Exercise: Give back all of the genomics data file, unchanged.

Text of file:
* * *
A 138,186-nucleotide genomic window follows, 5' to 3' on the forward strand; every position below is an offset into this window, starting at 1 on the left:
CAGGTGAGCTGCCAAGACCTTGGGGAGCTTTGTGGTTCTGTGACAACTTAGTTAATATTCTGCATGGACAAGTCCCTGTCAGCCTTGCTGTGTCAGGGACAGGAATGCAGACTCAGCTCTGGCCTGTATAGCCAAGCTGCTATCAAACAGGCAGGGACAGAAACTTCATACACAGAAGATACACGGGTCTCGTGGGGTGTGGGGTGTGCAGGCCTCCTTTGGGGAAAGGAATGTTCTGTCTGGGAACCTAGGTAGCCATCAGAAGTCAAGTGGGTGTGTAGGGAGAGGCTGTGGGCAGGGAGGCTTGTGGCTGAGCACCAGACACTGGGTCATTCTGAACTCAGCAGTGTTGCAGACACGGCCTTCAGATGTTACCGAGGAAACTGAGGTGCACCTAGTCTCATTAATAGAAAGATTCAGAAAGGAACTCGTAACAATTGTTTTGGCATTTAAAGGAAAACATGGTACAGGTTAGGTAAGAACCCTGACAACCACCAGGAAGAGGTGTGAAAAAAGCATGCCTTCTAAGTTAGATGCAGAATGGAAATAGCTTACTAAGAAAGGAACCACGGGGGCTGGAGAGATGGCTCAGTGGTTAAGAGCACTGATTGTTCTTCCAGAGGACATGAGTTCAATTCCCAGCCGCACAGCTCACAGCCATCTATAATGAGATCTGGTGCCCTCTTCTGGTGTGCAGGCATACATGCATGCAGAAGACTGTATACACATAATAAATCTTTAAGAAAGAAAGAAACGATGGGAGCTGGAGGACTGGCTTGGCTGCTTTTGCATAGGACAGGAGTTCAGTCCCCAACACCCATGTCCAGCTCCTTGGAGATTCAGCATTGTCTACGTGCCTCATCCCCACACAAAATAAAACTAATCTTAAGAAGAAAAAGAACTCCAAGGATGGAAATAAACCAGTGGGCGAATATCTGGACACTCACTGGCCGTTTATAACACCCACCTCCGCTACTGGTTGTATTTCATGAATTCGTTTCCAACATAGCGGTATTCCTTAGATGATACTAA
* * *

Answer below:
A 138,186-nucleotide genomic window follows, 5' to 3' on the forward strand; every position below is an offset into this window, starting at 1 on the left:
CAGGTGAGCTGCCAAGACCTTGGGGAGCTTTGTGGTTCTGTGACAACTTAGTTAATATTCTGCATGGACAAGTCCCTGTCAGCCTTGCTGTGTCAGGGACAGGAATGCAGACTCAGCTCTGGCCTGTATAGCCAAGCTGCTATCAAACAGGCAGGGACAGAAACTTCATACACAGAAGATACACGGGTCTCGTGGGGTGTGGGGTGTGCAGGCCTCCTTTGGGGAAAGGAATGTTCTGTCTGGGAACCTAGGTAGCCATCAGAAGTCAAGTGGGTGTGTAGGGAGAGGCTGTGGGCAGGGAGGCTTGTGGCTGAGCACCAGACACTGGGTCATTCTGAACTCAGCAGTGTTGCAGACACGGCCTTCAGATGTTACCGAGGAAACTGAGGTGCACCTAGTCTCATTAATAGAAAGATTCAGAAAGGAACTCGTAACAATTGTTTTGGCATTTAAAGGAAAACATGGTACAGGTTAGGTAAGAACCCTGACAACCACCAGGAAGAGGTGTGAAAAAAGCATGCCTTCTAAGTTAGATGCAGAATGGAAATAGCTTACTAAGAAAGGAACCACGGGGGCTGGAGAGATGGCTCAGTGGTTAAGAGCACTGATTGTTCTTCCAGAGGACATGAGTTCAATTCCCAGCCGCACAGCTCACAGCCATCTATAATGAGATCTGGTGCCCTCTTCTGGTGTGCAGGCATACATGCATGCAGAAGACTGTATACACATAATAAATCTTTAAGAAAGAAAGAAACGATGGGAGCTGGAGGACTGGCTTGGCTGCTTTTGCATAGGACAGGAGTTCAGTCCCCAACACCCATGTCCAGCTCCTTGGAGATTCAGCATTGTCTACGTGCCTCATCCCCACACAAAATAAAACTAATCTTAAGAAGAAAAAGAACTCCAAGGATGGAAATAAACCAGTGGGCGAATATCTGGACACTCACTGGCCGTTTATAACACCCACCTCCGCTACTGGTTGTATTTCATGAATTCGTTTCCAACATAGCGGTATTCCTTAGATGATACTAA